Nature is the house of dwelling. All human culture subsists within Nature and requires Nature for its continuance. _This is a basic truth that is substantiated by science. As Goodenough says, Nature is “a strange, but wondrous given.” (12). We know that if the natural world perishes, so will we; for we are part of it, and there is no way to live "outside of Nature," as so many 'un-earthing' religions have convinced their adherents to believe. Rather, we subsist and thrive to the extent that the planetary ecosystems in which our species has evolved continue to exist. If the Earth changes too much, we may find ourselves living much less well, struggling much more for basic subsistence, and possibly even going extinct.
It is always with this in mind that I attempt to wax poetic about Nature and natural vistas, scenes and experiences; especially those that drive me toward joy, ecstasy and self-transcendence. As the Earth's climate changes and as our population continues to grow, putting even more pressure on the ecosystems on which we depend, our environments will no doubt become less 'friendly.' Thus, when I find myself basking in the warmth of the day or reveling in the beauteous views that I imbibe as I walk, meditatively and with a passion for discovery and understanding, through the woods—I am both thankful that we are still living well enough and also saddened that this "comfort zone" in which we have thrived for the last few tens of thousands of years may be disappearing.
It is at a place like the bird blind – a Naturalist's Nemeton – that I can reflect most powerfully on this conundrum. There, I sit in a structure created by human hands and craft, hidden – by the color of its exterior walls – in amongst honeysuckle bushes and cattails, experiencing both an interface with the natural environment as well as a modest comfort zone in which I am somewhat shielded from the elements. I can go there in rain and snow and wind, as well as on more 'pleasant' days (though, for a naturalist, rain and snow and wind, etc., are not deterrents to a walk in the woods; we are not fair-weather lovers of Nature).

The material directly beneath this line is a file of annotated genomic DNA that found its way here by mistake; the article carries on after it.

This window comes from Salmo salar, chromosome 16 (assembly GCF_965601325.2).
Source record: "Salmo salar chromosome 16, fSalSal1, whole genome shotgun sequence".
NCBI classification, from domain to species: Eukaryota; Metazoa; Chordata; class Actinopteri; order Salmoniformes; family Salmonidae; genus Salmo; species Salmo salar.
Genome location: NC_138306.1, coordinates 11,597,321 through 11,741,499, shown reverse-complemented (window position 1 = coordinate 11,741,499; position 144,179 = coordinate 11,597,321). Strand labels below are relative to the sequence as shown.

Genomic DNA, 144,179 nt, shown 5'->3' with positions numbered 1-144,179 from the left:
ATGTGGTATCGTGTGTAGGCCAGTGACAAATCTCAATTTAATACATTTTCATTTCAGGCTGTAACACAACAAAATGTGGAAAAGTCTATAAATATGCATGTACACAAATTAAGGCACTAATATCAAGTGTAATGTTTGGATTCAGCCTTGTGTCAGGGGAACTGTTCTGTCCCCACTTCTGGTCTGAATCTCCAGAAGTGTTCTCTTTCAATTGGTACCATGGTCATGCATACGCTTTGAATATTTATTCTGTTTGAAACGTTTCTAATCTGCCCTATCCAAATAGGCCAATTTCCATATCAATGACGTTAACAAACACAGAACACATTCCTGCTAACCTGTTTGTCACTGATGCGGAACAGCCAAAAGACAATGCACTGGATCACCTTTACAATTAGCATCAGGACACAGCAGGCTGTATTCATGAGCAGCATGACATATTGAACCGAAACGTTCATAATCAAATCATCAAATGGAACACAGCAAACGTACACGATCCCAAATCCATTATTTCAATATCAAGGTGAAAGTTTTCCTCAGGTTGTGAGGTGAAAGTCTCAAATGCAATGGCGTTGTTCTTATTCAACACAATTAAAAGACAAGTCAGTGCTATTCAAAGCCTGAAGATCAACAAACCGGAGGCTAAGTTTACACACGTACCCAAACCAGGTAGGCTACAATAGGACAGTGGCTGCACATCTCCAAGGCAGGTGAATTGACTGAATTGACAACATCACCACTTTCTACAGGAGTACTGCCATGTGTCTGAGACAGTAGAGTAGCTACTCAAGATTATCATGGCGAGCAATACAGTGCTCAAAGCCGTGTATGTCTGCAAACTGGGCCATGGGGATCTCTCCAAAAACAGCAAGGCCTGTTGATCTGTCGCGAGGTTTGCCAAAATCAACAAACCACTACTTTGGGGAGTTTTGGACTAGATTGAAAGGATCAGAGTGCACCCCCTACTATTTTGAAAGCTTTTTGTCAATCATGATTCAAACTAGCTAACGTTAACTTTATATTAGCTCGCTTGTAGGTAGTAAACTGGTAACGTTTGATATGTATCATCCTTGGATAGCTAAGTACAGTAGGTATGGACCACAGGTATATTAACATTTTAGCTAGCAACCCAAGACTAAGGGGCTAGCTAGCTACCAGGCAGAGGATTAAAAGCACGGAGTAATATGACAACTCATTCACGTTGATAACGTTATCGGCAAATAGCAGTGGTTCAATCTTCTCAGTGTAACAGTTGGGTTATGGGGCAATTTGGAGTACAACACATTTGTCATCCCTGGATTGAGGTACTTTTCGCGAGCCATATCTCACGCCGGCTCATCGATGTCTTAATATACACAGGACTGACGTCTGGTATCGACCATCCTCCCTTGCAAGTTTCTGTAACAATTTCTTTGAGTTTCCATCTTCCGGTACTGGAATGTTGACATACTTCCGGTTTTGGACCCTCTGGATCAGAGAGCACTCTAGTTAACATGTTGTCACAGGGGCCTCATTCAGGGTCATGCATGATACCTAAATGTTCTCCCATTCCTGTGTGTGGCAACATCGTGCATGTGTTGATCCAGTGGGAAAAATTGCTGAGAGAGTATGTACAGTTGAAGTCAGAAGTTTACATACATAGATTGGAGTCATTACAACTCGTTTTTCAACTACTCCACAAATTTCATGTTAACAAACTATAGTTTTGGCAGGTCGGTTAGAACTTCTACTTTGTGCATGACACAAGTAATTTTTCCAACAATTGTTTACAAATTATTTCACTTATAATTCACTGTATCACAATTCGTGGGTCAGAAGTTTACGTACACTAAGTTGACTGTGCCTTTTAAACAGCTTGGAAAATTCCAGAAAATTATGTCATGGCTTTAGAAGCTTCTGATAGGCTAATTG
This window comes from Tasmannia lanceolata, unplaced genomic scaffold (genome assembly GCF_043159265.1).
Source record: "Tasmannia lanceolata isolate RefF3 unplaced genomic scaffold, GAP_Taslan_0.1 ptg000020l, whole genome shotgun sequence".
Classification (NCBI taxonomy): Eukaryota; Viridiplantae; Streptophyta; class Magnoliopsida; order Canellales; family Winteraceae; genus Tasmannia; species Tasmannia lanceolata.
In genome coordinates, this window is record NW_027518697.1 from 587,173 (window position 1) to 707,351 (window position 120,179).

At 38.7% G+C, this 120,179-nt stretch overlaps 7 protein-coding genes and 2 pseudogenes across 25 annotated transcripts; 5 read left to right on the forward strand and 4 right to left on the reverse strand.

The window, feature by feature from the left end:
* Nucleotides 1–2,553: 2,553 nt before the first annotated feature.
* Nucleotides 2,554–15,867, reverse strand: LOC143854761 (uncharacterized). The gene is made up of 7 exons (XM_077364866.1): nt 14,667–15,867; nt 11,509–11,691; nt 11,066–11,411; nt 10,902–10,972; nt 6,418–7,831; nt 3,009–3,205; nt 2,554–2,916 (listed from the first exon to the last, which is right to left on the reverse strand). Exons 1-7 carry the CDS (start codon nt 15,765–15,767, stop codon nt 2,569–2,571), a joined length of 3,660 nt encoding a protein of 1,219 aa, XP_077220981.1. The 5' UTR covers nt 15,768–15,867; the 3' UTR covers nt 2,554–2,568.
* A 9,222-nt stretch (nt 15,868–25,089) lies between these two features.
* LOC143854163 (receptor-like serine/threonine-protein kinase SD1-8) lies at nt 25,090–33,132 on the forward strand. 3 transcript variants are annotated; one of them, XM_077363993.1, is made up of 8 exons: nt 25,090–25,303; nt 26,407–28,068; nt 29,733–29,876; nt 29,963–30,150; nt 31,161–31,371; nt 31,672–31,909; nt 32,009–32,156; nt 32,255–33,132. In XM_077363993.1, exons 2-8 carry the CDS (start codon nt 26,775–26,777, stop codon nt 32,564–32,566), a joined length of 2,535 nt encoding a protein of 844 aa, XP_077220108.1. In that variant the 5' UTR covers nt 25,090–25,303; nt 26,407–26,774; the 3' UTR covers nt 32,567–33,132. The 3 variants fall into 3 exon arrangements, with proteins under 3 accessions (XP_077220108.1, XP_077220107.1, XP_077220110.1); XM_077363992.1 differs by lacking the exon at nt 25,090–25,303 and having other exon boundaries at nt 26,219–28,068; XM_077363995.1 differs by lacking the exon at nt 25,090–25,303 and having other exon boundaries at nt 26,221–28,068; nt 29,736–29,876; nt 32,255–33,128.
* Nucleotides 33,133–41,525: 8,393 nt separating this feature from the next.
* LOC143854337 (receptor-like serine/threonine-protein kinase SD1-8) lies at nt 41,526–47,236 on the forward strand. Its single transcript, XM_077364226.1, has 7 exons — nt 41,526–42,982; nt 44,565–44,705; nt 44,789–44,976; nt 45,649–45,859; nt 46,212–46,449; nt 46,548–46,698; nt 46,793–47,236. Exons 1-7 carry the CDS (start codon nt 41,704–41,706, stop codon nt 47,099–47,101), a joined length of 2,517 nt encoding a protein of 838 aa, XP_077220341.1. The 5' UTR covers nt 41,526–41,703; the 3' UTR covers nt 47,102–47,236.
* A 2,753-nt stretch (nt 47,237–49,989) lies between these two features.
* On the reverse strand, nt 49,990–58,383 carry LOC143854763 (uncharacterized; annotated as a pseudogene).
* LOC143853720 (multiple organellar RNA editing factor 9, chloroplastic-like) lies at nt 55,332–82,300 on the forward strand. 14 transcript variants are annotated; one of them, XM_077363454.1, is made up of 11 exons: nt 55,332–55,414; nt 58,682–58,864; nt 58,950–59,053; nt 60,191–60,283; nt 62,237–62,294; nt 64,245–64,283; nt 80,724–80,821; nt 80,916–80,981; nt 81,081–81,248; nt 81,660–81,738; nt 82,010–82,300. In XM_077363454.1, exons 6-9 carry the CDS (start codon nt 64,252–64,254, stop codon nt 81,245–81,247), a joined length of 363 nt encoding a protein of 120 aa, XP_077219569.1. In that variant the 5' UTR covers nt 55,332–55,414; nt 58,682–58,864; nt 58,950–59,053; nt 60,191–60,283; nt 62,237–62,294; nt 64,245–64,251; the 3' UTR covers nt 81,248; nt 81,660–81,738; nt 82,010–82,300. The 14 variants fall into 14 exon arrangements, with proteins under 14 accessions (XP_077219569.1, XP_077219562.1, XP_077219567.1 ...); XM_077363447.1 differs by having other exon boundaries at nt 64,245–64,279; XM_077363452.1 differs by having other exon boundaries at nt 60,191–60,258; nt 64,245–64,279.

The bird blind as a nemeton makes me wonder_
Is it possible that we in the West can pull back, and dwell less intrusively in Nature—before it’s too late? Can we think of Nature more as our Home, than as someplace to 'colonize,' 'take over,' 'develop,' and thus 'eradicate?' Can we develop a spirituality – a naturalistic, earthen praxis – in which Nature is the source of our awe and the touchstone of our sensed meaning? If we can't, perhaps our species is more or less doomed; we will so ruin our environment – if we haven't already done so – that our survival in the future will become much more harsh if not impossible to maintain. But if we can, then perhaps we will leave room for those in the world who are still living in poverty to establish a standard of living that will be sustainable for centuries to come—and life, for us all, might get better over time. If it's not already too late already.
We need a sustainable way of life on this planet; for everyone and not just for those of us in the West. Meditating at Natural Nemetons like the bird blind is helping me to reflect on what that lifestyle might be like. Perhaps finding a place like this might help you, too, to reflect on our place in Nature.
"Where is the literature which gives expression to Nature?"
- Henry David Thoreau Walden (1854)